While summer is by far my favorite season, fall comes a close second. The moderate temperatures and lower humidity allow me to spend more time outside doing things I love: hiking, walking and spending time at the lake. But that time in nature is quickly spoiled when, after just a few minutes outdoors, I find myself covered in red, itchy bumps. Because although autumn is almost here, annoying mosquitoes are still active until the beginning of November.
If you’re like me, you get frustrated by the number of mosquito bites that appear all over your body, making you feel like scraping the skin around the bite until you reach the bone. While the bites alone can be annoying, it’s downright annoying when I come into the house with multiple new bright red welts while my friends are kind enough to report that they don’t have a single one.
Why is that? It’s not that we’re particularly unlucky. There are actually scientific reasons why mosquitoes single out certain people. Here’s exactly why mosquitoes bite and how to make yourself less of a target this season and beyond. (You can find out too how to remove ticks easily without tweezers.)
Why do mosquitoes bite?
Contrary to what you might think, mosquitoes don’t bite humans to eat – they feed on plant nectar. Only female mosquitoes bite, and they do so to obtain proteins from your blood that are necessary for the development of their eggs.
Why are some people more prone to bites?
There are several factors that influence why some people are more susceptible to mosquito bites than others:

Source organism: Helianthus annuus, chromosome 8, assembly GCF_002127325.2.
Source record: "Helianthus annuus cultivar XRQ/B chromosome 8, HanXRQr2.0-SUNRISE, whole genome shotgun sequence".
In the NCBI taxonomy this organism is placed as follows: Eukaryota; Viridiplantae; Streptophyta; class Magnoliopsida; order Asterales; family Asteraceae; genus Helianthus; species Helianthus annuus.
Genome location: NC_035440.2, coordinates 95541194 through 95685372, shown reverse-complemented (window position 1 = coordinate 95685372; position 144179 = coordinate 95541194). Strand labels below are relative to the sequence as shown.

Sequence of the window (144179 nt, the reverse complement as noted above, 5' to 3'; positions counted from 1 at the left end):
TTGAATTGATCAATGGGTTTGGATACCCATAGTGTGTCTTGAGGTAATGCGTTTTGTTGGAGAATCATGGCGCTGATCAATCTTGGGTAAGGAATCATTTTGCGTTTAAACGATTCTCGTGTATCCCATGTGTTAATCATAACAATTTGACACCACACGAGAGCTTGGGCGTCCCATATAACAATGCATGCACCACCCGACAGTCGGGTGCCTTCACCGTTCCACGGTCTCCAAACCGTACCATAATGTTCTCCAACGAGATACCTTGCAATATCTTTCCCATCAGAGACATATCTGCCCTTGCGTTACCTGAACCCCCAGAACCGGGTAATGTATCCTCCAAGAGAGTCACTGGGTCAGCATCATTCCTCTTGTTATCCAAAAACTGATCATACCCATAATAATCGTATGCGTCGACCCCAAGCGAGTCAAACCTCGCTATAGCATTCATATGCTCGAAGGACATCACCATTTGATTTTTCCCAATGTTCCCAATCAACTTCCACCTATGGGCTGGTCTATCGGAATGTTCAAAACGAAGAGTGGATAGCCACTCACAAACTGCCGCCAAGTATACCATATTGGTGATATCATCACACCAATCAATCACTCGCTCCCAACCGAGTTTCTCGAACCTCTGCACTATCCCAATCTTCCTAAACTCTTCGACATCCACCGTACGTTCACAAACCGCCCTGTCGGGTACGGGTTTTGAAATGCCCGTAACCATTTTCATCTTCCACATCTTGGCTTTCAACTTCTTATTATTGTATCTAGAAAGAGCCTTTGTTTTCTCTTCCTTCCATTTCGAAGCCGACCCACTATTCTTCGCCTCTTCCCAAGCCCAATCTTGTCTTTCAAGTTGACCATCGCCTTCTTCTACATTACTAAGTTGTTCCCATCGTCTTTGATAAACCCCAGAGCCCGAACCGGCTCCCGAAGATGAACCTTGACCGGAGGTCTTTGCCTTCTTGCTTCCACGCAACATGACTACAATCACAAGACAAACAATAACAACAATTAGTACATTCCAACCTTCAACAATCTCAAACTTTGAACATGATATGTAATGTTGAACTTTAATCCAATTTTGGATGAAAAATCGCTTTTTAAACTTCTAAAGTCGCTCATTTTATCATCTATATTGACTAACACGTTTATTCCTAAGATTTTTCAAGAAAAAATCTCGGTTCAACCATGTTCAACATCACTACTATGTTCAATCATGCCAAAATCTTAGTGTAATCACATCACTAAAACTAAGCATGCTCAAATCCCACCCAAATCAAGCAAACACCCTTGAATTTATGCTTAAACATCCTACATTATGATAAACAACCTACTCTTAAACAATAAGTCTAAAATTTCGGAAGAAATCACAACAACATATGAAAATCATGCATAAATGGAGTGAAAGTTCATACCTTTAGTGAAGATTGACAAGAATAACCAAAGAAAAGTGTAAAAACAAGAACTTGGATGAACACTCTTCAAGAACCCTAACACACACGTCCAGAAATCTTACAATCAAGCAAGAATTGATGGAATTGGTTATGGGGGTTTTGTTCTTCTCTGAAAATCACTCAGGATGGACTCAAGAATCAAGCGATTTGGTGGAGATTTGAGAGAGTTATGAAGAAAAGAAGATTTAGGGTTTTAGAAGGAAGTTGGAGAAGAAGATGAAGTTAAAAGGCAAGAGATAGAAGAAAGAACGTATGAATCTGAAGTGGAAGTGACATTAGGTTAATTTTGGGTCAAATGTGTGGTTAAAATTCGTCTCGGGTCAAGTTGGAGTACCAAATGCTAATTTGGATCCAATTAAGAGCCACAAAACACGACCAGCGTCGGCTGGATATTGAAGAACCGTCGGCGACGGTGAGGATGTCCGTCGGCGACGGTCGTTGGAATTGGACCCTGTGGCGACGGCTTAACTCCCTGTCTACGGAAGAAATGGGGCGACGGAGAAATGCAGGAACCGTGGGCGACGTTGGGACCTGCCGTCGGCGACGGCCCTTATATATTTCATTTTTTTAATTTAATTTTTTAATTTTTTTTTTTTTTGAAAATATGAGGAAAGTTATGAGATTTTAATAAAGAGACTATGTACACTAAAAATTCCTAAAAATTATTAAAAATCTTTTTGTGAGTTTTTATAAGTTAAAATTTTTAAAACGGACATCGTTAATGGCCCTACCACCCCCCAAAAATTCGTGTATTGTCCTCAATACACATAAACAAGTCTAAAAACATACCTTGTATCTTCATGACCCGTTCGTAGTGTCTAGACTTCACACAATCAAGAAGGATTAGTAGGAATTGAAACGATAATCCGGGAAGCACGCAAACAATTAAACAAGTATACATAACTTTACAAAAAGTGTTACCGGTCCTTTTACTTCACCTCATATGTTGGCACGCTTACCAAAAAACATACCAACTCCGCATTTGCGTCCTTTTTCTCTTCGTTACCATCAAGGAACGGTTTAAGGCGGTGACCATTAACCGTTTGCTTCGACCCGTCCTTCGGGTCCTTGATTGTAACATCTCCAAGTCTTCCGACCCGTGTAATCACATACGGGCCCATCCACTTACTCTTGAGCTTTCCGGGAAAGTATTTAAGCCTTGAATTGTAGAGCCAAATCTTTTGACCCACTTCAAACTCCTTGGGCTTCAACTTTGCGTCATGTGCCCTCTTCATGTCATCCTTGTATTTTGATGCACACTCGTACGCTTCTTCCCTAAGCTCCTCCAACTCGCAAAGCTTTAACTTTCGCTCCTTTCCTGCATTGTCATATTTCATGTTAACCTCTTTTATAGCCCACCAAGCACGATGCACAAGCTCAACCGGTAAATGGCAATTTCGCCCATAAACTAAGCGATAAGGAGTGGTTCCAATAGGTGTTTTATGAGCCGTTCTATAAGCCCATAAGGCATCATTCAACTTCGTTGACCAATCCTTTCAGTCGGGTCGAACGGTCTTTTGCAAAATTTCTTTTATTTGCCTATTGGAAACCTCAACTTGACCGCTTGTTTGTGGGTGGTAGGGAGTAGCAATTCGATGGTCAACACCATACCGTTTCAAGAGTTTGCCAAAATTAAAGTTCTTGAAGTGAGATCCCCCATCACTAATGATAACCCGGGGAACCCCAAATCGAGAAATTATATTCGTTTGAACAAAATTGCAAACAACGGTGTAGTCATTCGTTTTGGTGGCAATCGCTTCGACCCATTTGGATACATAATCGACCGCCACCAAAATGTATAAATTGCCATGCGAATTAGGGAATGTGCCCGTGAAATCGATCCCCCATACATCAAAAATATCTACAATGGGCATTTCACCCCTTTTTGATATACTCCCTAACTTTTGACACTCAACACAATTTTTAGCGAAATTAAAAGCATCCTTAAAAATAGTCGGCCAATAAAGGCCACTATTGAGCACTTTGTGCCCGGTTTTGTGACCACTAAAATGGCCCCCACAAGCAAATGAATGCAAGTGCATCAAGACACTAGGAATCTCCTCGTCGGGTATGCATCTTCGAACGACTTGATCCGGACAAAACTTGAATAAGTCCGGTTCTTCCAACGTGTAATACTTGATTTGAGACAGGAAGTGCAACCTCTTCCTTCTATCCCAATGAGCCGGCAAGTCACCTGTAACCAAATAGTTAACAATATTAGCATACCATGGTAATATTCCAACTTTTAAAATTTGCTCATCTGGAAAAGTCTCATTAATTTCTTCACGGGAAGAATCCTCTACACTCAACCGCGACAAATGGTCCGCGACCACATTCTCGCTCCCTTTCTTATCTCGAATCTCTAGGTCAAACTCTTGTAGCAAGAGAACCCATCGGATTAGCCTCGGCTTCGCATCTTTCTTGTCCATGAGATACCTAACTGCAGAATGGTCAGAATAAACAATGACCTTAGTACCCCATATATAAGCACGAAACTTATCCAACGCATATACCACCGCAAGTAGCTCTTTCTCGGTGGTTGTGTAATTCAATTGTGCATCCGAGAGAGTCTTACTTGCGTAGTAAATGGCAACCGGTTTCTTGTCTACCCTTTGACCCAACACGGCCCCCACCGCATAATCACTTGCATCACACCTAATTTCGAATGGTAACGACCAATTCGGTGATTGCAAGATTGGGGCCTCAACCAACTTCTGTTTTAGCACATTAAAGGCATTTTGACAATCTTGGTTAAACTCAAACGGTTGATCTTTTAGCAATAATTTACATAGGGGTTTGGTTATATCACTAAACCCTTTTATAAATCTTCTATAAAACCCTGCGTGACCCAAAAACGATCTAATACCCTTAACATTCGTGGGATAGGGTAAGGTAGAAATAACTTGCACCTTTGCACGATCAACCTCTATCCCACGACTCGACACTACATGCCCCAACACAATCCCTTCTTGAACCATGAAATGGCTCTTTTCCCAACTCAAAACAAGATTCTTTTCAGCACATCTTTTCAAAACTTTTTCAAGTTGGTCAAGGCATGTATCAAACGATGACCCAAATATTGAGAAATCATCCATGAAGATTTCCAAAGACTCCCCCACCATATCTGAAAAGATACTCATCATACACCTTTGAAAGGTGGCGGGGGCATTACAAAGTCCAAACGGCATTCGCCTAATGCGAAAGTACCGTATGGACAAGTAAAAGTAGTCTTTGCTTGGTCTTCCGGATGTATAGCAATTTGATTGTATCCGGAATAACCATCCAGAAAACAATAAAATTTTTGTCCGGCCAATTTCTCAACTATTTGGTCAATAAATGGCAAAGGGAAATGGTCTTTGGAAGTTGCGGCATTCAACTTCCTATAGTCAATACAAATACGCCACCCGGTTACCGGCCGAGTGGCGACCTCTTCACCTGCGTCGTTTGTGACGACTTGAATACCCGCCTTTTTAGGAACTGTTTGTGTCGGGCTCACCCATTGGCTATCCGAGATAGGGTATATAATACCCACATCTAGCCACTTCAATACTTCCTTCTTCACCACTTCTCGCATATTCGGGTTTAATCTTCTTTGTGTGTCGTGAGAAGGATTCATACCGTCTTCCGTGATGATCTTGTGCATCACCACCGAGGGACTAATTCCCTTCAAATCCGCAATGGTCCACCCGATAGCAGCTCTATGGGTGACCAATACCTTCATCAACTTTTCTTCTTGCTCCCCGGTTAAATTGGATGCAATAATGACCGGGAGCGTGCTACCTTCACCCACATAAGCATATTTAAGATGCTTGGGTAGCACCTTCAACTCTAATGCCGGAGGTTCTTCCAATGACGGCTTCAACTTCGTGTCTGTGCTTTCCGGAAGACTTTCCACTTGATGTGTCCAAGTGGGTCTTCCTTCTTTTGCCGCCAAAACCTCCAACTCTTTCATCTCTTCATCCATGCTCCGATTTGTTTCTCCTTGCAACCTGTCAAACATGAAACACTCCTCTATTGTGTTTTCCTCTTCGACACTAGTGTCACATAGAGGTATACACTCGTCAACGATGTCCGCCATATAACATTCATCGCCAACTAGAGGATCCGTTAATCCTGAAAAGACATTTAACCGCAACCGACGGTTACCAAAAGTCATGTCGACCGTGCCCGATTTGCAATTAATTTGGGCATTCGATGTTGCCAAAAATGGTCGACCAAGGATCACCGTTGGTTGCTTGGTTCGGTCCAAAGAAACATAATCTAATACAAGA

A common belief is that mosquitoes are attracted to certain ones blood groups, considering that mosquitoes bite people for their blood. Blood type is determined by genetics, and each blood type is formed based on the different sets of specific proteins called antigens on the surface of red blood cells. There are four main blood types: A, B, AB, and O.
While there are no firm conclusions about which blood type is more attractive to mosquitoes, several studies have shown that people with blood type O are the most appetizing to mosquitoes. A 2019 study observed the feeding behavior of mosquitoes when presented with different blood type samples and found that mosquitoes were fed from the Type O feeder more than any other. A 2004 study also found that mosquitoes were significantly more likely to land on blood group O secretors (83.3%) than on group A secretors (46.5%).
However, these studies are not definitive, and much is still up in the air about mosquito preferences when it comes to blood type.
Mosquitoes are very visual hunters when it comes to finding a human to bite. This means exercise and dark clothing colors like black, navy blue, and red can be noticeable to a mosquito. Research has shown that mosquitoes are more attracted to the color black, but there has been little additional research into why this is the case.
Mosquitoes use sight and smell to find hosts to bite. One of the quickest ways mosquitoes can sniff out a person is through the carbon dioxide released when they breathe. According to a study published in the journal Chemical Senses, mosquitoes use an organ called the maxillary palm to detect carbon dioxide and can sense it from 50 meters away.